Based on his positive agenda and commitment to reject partisan politics, independent Greg Orman is the best choice for U.S. Senate.
Like most Kansans, Orman is sick of the gamesmanship and gridlock in Washington, D.C. Too many senators are more concerned about getting re-elected and scoring political points than moving our country forward. He correctly faults both parties and their leaders for the dysfunction – pledging, if elected, not to vote for either Sen. Harry Reid, D-Nev., or Sen. Mitch McConnell, R-Ky., for majority leader.
“We need to get Washington back in the business of solving problems,” said Orman, a successful investor and businessman.
Contrary to the claims in the millions of dollars’ worth of negative ads run against him, Orman is candid and a centrist. National conservative political columnist George Will marveled that Orman “discusses policy problems with a fluency rare among Senate candidates and unusual among senators,” adding that “the Senate’s intellectual voltage would be increased by Orman’s election.”
Orman’s priorities include lowering the nation’s debt ratio, improving health care affordability and reducing regulations on small businesses. Kansas priorities include avoiding some of the military cuts mandated by the budget sequester, reforming the Department of Veterans Affairs, and reauthorizing federal transportation funding.
He supports the Senate immigration reform bill that was endorsed by the U.S. Chamber of Commerce, Kansas farm organizations and many Kansas mayors. Last week he announced a plan to ease student debt and limit college tuition increases.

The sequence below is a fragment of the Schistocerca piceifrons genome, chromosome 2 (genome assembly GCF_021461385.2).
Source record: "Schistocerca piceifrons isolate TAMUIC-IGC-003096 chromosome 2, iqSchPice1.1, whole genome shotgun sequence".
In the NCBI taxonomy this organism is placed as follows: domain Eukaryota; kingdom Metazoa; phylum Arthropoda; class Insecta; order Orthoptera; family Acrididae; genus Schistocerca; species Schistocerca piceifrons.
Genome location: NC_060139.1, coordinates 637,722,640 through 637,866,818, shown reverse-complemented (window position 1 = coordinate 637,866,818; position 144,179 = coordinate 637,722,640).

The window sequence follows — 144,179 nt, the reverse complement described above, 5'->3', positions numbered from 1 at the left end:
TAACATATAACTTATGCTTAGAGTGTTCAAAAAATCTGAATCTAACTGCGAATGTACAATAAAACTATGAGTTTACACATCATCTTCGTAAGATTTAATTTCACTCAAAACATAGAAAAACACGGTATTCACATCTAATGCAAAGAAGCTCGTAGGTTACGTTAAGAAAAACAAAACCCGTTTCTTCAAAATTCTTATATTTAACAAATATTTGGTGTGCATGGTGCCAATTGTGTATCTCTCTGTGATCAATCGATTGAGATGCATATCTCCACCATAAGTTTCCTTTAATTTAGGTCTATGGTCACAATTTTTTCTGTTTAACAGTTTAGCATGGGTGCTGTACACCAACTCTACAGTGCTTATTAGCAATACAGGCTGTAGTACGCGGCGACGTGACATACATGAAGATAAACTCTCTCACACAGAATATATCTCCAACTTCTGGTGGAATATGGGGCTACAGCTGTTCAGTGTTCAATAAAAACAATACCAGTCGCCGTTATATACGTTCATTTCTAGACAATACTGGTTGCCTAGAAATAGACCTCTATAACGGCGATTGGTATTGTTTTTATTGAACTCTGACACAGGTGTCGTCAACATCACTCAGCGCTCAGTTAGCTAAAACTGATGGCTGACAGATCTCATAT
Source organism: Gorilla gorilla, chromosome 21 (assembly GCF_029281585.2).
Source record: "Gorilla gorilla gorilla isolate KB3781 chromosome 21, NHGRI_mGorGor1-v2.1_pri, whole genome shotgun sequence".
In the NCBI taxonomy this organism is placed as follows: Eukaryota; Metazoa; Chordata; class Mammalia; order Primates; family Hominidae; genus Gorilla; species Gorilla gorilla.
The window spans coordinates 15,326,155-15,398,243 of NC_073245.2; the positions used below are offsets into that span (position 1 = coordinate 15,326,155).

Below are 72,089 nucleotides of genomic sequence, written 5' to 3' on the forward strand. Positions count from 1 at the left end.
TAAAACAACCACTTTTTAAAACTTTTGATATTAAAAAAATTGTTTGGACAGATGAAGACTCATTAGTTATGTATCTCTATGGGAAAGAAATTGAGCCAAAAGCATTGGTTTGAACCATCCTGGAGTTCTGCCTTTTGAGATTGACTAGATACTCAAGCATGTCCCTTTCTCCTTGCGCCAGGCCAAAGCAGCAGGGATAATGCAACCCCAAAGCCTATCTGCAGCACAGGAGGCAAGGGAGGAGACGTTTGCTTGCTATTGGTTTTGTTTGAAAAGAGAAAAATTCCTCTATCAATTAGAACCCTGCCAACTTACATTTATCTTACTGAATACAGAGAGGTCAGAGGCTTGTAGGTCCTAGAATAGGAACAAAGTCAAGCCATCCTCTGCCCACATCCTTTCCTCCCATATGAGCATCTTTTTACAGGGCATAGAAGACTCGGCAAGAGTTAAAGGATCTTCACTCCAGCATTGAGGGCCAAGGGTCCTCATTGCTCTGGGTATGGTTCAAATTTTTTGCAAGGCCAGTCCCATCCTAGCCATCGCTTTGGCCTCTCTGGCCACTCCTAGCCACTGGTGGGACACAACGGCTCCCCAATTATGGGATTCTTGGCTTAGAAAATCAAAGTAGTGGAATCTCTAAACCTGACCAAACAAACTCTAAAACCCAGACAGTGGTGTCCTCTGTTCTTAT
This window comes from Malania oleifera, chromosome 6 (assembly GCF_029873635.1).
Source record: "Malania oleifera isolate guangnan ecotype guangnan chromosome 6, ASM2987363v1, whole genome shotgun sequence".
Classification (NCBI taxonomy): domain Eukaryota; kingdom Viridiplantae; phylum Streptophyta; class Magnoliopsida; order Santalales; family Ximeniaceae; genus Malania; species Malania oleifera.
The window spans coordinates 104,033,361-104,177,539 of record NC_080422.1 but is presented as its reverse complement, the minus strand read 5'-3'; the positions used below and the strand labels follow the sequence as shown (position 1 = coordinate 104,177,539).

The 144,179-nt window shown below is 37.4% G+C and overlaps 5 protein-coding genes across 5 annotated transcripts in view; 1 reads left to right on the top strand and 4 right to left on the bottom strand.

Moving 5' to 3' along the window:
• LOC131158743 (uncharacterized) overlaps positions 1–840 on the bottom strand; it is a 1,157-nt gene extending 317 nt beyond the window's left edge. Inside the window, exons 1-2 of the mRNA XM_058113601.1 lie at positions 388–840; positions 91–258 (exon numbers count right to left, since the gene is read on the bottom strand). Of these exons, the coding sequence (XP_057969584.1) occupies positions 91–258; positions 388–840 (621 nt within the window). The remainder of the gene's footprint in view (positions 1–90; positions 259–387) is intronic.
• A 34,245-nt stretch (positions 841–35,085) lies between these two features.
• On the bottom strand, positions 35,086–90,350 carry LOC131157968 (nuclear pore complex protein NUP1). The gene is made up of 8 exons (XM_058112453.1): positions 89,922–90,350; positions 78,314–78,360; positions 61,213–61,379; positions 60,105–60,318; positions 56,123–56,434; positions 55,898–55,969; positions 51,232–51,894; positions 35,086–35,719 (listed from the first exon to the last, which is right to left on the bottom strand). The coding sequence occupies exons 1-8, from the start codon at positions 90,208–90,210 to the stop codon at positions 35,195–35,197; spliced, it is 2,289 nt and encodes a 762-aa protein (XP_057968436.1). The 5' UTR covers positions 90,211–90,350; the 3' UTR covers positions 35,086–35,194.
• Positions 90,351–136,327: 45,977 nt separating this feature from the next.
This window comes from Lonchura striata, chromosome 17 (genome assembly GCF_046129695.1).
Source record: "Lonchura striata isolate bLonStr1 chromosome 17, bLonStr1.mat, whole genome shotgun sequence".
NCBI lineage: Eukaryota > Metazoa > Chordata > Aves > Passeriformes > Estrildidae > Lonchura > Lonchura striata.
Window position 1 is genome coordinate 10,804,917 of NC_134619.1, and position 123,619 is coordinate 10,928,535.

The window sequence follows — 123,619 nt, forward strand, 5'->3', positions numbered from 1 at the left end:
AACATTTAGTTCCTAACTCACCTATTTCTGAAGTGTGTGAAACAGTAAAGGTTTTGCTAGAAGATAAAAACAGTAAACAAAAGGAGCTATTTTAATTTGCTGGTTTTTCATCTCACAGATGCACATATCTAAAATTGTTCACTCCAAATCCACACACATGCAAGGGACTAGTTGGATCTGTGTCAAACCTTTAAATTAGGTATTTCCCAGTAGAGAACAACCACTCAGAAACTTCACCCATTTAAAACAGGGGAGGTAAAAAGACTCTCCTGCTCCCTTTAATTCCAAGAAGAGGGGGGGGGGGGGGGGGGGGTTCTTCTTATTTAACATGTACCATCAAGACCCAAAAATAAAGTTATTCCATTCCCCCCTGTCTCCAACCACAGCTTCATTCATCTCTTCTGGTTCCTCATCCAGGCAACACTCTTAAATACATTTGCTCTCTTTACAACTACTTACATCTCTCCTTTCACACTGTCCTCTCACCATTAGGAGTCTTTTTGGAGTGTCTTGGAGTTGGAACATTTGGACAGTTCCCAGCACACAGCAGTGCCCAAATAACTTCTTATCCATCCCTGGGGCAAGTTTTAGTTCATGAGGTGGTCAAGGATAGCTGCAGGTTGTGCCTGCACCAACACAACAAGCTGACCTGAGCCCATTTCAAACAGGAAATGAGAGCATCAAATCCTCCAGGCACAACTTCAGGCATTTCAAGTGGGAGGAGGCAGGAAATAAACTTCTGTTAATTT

“I do not intend to be a silent soldier for either the Democrats or Republicans,” Orman said last week. “I am going to stand for a better way, a new course in the Senate, and work with senators of any party who are willing to stand for commonsense real solutions to our problems.”
That’s what is needed in Washington.
Republican Pat Roberts has had a long and distinguished career in Congress, serving in the U.S. House from 1981 until 1997 and in the Senate ever since. He chaired the House Agriculture Committee and has been a go-to member of the delegation when Kansas needed something done. That’s why The Eagle editorial board has endorsed him over the years.
But Kansans aren’t sure who Roberts is anymore. In an unsuccessful attempt to fend off a tea party challenge, Roberts veered to the far right this year, even voting against the farm bill and funding for the National Bio and Agro-Defense Facility in Manhattan. He has pandered to the ugly extreme on immigration and betrayed former Sen. Bob Dole in voting against a disability rights treaty.
Though Roberts has been known for his good-natured wit, he now seems mean-spirited. When asked at a recent debate to say something nice about Orman, Roberts didn’t. Many of his campaign ads – both in the primary and general election – have been downright awful.
Even worse, Roberts can’t seem to communicate why he should be re-elected, other than to repeat – as he did ad nauseam during debates – that he will oppose Harry Reid and President Obama. Shouldn’t Kansans expect more than that?
Recent reports that Roberts missed nearly two-thirds of the Senate Agriculture Committee hearings during the past 15 years also raise doubts about how committed he is to the job.
The best argument for sending Roberts back – and it’s compelling – is that there is a strong possibility he could become chairman of the agriculture committee. That would be very valuable to Kansas, particularly after Rep. Tim Huelskamp, R-Fowler, got kicked off the House Agriculture Committee.
But being a senator is not an entitlement, and voters shouldn’t reward the ugliness and shallowness of Roberts’ re-election campaign.
Kansans should thank Roberts for his long service but choose Orman.
The third candidate is Libertarian Randall Batson.
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